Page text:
Patient Stories

Sylvia George was first diagnosed with advanced localized pancreatic cancer in May of 2017. It started with unexplained back pain, a vague symptom that led Sylvia to make an appointment with her GP. After a CT scan found a spot on her pancreas, the biopsy then confirmed the diagnosis.
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Sick from the age of 4, Daniel had endured 24 operations for Crohn’s disease and recurring hernias, before he found relief thanks to the innovative surgical repairs done by Dr. Yuri Novitsky, director of the Comprehensive Hernia Center. Now in his early 40s, Daniel is making up for lost time.
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Larry Grunfeld was enjoying an active retirement until he was stopped by a large and painful hernia. After minimally invasive surgery pioneered by Dr. Yuri Novitsky, director of the Comprehensive Hernia Center, Larry is back on the golf course and hiking and swimming to his heart’s content.
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Dr. Mark Ginsburg, director of Columbia’s Diaphragm Center and the world’s leading authority on minimally-invasive procedures to restore the function of the phrenic nerve, was able to tighten Charlie’s diaphragm, leaving his lungs more room to expand.
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Thirty-year old Orla Tinsley had already revolutionized care for patients with cystic fibrosis (CF) in Ireland when she came to NYP/Columbia for a lung transplant in 2017.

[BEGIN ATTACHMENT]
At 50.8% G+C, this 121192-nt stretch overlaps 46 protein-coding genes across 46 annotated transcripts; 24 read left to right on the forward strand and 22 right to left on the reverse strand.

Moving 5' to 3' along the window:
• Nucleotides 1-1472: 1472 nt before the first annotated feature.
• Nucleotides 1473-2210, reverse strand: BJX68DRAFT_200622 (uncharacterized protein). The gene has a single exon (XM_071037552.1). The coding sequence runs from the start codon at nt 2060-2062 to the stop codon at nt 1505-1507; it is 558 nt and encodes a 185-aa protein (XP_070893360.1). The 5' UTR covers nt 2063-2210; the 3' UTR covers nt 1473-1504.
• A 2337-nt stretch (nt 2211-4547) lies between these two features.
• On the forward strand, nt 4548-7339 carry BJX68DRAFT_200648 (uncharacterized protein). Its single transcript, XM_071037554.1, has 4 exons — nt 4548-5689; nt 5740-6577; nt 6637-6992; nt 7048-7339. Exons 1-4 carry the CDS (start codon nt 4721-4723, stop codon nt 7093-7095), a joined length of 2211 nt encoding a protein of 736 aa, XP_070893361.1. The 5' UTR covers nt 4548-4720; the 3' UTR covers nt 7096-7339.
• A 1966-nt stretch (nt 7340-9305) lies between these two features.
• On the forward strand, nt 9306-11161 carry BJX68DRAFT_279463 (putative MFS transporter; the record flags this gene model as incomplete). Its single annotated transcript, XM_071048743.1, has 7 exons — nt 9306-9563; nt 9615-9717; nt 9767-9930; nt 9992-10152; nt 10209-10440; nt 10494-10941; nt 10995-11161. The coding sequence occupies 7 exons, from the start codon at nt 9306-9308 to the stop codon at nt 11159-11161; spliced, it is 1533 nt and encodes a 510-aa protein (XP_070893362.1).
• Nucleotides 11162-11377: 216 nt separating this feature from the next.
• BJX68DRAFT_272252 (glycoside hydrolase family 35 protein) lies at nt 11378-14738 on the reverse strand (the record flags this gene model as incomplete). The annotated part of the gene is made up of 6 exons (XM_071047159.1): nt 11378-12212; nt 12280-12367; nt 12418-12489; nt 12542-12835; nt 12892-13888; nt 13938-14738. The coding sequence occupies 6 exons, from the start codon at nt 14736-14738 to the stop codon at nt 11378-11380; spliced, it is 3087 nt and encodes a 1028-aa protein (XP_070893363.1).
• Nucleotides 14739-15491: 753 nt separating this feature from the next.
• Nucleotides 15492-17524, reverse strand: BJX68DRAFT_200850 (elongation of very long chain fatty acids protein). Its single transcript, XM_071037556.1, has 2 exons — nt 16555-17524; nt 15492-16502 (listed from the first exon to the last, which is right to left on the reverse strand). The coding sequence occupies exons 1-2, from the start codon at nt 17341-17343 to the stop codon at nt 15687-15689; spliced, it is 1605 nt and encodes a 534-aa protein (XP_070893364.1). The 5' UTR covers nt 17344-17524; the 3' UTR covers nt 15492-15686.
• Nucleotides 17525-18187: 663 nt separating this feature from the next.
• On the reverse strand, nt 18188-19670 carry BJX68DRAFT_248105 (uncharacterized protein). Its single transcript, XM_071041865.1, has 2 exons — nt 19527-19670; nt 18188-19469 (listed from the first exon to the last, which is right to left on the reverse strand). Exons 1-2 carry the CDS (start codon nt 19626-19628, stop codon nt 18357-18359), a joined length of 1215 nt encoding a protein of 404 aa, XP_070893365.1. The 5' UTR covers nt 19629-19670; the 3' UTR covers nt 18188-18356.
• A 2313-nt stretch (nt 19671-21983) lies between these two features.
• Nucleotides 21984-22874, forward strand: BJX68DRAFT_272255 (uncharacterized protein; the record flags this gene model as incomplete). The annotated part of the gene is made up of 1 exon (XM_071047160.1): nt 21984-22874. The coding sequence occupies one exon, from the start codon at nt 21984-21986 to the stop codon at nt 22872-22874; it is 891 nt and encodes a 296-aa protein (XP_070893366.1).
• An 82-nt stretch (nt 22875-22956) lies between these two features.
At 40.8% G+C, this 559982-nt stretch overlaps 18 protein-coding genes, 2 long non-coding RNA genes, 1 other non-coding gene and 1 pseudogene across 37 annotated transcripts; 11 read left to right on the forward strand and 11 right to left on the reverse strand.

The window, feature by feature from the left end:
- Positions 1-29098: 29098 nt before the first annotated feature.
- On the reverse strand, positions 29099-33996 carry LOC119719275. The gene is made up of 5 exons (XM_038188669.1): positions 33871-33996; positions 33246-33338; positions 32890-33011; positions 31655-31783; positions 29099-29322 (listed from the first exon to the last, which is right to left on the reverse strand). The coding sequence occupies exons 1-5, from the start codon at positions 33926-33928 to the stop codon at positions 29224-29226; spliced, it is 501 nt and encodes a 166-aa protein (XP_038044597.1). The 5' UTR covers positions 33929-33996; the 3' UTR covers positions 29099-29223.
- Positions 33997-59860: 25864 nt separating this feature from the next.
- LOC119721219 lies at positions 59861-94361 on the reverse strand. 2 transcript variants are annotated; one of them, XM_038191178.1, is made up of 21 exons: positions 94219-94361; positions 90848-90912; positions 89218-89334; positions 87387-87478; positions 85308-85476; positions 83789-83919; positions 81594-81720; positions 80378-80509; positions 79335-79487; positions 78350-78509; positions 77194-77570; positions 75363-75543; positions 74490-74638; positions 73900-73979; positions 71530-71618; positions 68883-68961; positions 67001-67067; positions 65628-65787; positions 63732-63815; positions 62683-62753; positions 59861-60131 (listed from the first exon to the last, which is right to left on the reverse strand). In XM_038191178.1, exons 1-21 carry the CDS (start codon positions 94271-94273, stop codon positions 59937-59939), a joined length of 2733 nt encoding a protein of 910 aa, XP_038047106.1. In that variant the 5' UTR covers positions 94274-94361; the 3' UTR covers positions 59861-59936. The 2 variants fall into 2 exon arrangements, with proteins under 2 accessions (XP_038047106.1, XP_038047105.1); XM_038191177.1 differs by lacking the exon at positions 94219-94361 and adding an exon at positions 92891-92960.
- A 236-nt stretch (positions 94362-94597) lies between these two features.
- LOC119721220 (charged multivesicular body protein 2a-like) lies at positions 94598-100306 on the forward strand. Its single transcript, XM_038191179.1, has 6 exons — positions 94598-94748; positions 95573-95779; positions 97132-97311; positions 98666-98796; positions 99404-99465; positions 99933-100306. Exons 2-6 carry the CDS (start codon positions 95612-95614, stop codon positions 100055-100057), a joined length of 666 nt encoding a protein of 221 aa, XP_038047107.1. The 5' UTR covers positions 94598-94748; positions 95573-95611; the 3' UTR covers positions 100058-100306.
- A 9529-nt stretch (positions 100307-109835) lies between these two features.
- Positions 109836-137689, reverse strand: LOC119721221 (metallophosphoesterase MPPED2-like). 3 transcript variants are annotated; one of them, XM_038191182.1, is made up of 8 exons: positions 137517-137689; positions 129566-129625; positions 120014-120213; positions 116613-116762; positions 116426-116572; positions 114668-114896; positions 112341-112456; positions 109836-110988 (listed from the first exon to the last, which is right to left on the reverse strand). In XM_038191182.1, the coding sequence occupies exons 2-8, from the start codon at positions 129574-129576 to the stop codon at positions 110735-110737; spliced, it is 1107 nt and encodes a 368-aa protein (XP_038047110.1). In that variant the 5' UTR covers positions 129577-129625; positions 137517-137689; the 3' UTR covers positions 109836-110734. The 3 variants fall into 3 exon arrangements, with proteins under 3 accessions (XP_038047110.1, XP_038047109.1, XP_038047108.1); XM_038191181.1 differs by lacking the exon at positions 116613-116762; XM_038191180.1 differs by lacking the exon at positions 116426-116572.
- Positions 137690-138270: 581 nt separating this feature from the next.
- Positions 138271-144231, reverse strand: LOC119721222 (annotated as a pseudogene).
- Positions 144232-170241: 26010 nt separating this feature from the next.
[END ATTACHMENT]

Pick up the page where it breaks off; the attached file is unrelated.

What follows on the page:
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Since I was a child, I remember my parents bringing me to a series of doctors to try and find out the cause of my relentless abdominal pain. Unfortunately, no doctor could accurately identify the condition that was causing my symptoms, thus prescribing me wrong and unnecessary medications. This situation went on for years.
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Joe benefits from next generation LVAD and heart transplant
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Haydee Yanesa came to NYP/Columbia from the Philippines after suffering for many years with chronic liver disease. Following the birth of her daughter in 2007, Haydee was told that she had hepatitis B. “My blood work was normal,” Haydee says, “so I didn’t pay any attention to it.”
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On Super Bowl Sunday, 2013, Beverly Farran, a teacher who runs an afterschool program, had a dreadful cold. When her symptoms worsened, she went to a hospital for a chest x-ray. Because Beverly’s stomach hurt, the hospital took another picture and found a tumor on her liver. “I lost confidence in my local doctors,” Beverly says. “I wondered, How could they miss something this serious?”
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In April 2007, after symptoms of dark urine and a rash, Lucien Zito visited a surgeon who determined his symptoms were caused by a mass on his pancreas. This information was devastating to hear but even more devastating was the doctor’s conclusion that his cancer was inoperable. Thoughts of confusion and hopelessness overtook the Zito family.
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